Son of Ghana’s first president, Dr. Sekou Nkrumah, has asked president Akufo-Addo, not to change the September 21 holiday celebration, which marks the birthday of the former leader, Osagyefo Dr Kwame Nkrumah.
The last son of Dr. Nkrumah, says the day which is recognized by many African countries because of the crucial role his father played to ensure freedom and unity to the continent must stay as it is.
Sekou’s passionate appeal on facebook comes on the heels of the 60th anniversary speech by the president, which some say sought to reduce the significance of Dr. Nkrumah quest to gain independence for Ghana from the British.
The speech was criticized by some, including the Convention People’s Party (CPP), as being a skewed account of history to suit his father, Edward Akufo-Addo, and uncle, J.B Danquah who also played their roles on the road to independence.
But according to Sekou, he did not have any issue with the president’s anniversary speech which to him retold to recognize all those who played roles to make the struggle, a reality. He said it was aimed at uniting the country, but the September date which is named Founder’s Day, mustn’t be touched.
He said, even though he had his difference with the late president, John Evans Atta Mills, he was proud and supported his decision to honour his late father alone.
On facebook he posted “Dear Nana Addo, I am with you in elevating 6th March to advance the interest of all Ghanaians as well as project all our heroes in a positive and dignified way so as to unite our dear country.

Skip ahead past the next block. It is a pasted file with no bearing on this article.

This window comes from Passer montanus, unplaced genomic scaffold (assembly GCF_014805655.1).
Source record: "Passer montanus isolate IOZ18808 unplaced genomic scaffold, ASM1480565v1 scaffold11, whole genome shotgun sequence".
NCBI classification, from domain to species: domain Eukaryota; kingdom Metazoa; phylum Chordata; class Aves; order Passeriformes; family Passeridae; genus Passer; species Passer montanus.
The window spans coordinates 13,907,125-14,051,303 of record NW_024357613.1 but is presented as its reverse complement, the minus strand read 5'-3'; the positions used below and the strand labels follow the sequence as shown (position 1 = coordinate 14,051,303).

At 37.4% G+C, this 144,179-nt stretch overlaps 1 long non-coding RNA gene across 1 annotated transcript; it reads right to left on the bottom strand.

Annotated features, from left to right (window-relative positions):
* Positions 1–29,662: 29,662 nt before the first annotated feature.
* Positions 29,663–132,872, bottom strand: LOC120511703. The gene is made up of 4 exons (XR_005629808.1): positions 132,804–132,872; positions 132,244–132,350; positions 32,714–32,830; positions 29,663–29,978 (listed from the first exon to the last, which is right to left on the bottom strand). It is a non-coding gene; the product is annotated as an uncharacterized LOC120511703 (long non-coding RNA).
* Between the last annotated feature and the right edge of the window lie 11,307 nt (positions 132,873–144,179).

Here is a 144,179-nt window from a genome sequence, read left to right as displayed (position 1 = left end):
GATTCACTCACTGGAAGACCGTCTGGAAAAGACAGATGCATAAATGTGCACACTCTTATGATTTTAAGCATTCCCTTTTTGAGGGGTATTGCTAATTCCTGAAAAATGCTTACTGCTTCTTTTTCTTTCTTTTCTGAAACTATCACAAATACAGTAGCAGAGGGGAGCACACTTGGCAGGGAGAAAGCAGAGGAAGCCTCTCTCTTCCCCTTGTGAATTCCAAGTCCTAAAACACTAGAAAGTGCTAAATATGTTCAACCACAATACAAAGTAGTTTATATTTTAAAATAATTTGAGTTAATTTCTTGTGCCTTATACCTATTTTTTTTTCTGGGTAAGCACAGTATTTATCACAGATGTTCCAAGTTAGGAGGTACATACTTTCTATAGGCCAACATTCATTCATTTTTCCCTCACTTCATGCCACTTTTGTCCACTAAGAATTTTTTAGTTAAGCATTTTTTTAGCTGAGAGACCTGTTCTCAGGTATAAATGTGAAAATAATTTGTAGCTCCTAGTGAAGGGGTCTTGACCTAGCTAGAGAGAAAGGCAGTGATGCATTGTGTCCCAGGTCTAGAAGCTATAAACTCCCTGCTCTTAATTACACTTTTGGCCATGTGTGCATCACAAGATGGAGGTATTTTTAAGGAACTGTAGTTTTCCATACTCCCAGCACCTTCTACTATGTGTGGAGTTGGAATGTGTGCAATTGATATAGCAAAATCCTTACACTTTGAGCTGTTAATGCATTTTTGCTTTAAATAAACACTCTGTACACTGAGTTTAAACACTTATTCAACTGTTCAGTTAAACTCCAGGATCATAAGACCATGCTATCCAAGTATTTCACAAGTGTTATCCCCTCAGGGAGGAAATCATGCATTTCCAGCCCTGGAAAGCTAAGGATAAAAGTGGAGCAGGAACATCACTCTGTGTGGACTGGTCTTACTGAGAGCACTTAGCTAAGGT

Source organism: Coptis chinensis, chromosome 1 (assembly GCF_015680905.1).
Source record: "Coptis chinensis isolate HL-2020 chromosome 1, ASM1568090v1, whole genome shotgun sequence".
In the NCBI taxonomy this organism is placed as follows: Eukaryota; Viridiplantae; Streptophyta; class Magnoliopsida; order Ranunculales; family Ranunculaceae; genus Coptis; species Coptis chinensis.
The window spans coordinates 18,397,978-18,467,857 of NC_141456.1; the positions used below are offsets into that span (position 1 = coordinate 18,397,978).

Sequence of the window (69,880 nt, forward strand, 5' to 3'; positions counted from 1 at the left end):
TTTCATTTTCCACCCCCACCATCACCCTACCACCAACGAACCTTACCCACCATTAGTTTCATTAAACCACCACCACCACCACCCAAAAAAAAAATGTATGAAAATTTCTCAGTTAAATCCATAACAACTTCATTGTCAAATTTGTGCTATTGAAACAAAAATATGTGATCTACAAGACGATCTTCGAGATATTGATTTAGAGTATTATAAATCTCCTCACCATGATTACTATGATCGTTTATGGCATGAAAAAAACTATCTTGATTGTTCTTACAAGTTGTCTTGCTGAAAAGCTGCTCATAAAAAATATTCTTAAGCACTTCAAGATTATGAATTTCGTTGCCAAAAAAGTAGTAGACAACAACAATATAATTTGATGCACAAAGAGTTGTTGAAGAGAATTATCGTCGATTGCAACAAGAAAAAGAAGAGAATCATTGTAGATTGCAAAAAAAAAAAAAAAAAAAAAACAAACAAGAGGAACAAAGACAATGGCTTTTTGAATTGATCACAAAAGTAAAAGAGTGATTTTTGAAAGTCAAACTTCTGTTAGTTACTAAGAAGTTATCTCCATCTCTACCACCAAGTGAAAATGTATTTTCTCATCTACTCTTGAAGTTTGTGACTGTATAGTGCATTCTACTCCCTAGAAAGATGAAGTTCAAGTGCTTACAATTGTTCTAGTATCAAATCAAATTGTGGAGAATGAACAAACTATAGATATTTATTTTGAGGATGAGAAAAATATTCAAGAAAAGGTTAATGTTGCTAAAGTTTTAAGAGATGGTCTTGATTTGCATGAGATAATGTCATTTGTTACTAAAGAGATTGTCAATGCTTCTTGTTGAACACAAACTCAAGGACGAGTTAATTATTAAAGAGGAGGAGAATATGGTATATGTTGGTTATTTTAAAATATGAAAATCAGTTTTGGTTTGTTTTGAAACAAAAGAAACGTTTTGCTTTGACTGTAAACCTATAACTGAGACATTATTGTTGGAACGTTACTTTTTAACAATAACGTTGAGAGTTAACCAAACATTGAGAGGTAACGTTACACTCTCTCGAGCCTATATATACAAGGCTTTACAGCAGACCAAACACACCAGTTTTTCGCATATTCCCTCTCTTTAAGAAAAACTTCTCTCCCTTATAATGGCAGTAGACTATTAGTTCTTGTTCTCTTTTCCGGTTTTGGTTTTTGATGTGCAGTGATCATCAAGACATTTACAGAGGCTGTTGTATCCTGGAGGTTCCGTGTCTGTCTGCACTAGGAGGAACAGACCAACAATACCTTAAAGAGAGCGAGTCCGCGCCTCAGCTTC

However, I beg of you to leave 21st September for Nkrumah a;sone! I had my differences with late Prof. Mills but I stood with him in all humility for the honour he gave our first president Kwame Nkrumah in declaring his birthday a public holiday. Yours sincerely, Sekou”.
But Sekou’s sister, and former chairman of the CPP, Samia Nkrumah has vehemently spoken against the president speech saying the significance of Dr. Nkrumah cannot be reduced.
The Failed 2016 presidential aspirant of the CPP described the whole debate as “a huge distraction” in an interview on Point Blank on Eyewitness News, as she reminded that “Kwame Nkrumah himself said the independence struggle started before him.”
She however stressed that, her father definitely played the role of a catalyst, and would have given him more prominence had she been the one who gave the Independence Day speech.
“We agree that there were so many other people [in the independence struggle] but his role was significant. Nobody can take that away from him.”
“If I was giving that speech, I would have given Kwame Nkrumah more prominence. All the records show who the main catalyst was. Kwame Nkrumah had a vision… even though he came to collaborate with UGCC [United Gold Coast Convention], but we know from history he was going to come down anyway.”
“Kwame Nkrumah had a particular pan-African vision for our independence so he was bound to be the catalyst.
So yes, thousands were instrumental, but he was the catalyst and let’s give him is d She went a step further to state that, Kwame Nkrumah’s influence was even being felt today because, according to her, the governing New Patriotic Party (NPP), an offshoot of the main opposition to Nkrumah’s CPP, was riding on his vision.
Samia Nkrumah said “we can praise all the others, but this is a man who fashioned our whole nation building policy; free and compulsory education, the Akosombo dam, the industries… I am happy, that finally even the offshoot of the old opposition to Kwame Nkrumah is saying one district, one factory and one village one dam. That is what Kwame Nkrumah was planning.”
“The day we realise Kwame Nkrumah’s ideas are for now, is the day we will stop quarreling over Kwame Nkrumah,” she concluded.
Meanwhile, Zimbabwean President, Robert Mugabe, has described Dr. Kwame Nkrumah, as a true revolutionist who fought for the emancipation of Ghana and Africa.
The 93-year old President who was part of the dignitaries that graced Ghana’s 60th anniversary made the remark while addressing the media at a special gathering at a hotel in Accra.
By Gifty Arthur